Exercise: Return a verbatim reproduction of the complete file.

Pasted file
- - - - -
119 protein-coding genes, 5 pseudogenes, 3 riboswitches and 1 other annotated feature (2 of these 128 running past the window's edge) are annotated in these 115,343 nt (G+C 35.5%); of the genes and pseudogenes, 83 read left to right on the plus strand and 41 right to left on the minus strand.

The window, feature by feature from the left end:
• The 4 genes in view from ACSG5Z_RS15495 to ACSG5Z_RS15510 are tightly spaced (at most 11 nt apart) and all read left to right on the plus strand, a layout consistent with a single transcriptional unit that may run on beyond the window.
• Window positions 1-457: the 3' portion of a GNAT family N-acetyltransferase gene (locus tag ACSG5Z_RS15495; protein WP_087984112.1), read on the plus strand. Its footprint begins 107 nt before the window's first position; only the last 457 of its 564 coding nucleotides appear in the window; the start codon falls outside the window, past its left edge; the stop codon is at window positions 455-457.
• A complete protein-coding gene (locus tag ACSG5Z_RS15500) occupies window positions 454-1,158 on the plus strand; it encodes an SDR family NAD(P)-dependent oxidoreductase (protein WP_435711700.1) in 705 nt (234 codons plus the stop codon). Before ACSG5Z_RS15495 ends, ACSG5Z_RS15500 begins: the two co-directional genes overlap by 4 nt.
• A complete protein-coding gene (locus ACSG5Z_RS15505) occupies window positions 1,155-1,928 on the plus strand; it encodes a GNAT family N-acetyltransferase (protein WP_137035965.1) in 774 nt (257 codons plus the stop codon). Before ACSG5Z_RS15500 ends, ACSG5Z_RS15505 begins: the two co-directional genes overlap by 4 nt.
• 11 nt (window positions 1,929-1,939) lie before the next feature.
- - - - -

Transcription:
119 protein-coding genes, 5 pseudogenes, 3 riboswitches and 1 other annotated feature (2 of these 128 running past the window's edge) are annotated in these 115,343 nt (G+C 35.5%); of the genes and pseudogenes, 83 read left to right on the plus strand and 41 right to left on the minus strand.

The window, feature by feature from the left end:
• The 4 genes in view from ACSG5Z_RS15495 to ACSG5Z_RS15510 are tightly spaced (at most 11 nt apart) and all read left to right on the plus strand, a layout consistent with a single transcriptional unit that may run on beyond the window.
• Window positions 1-457: the 3' portion of a GNAT family N-acetyltransferase gene (locus tag ACSG5Z_RS15495; protein WP_087984112.1), read on the plus strand. Its footprint begins 107 nt before the window's first position; only the last 457 of its 564 coding nucleotides appear in the window; the start codon falls outside the window, past its left edge; the stop codon is at window positions 455-457.
• A complete protein-coding gene (locus tag ACSG5Z_RS15500) occupies window positions 454-1,158 on the plus strand; it encodes an SDR family NAD(P)-dependent oxidoreductase (protein WP_435711700.1) in 705 nt (234 codons plus the stop codon). Before ACSG5Z_RS15495 ends, ACSG5Z_RS15500 begins: the two co-directional genes overlap by 4 nt.
• A complete protein-coding gene (locus ACSG5Z_RS15505) occupies window positions 1,155-1,928 on the plus strand; it encodes a GNAT family N-acetyltransferase (protein WP_137035965.1) in 774 nt (257 codons plus the stop codon). Before ACSG5Z_RS15500 ends, ACSG5Z_RS15505 begins: the two co-directional genes overlap by 4 nt.
• 11 nt (window positions 1,929-1,939) lie before the next feature.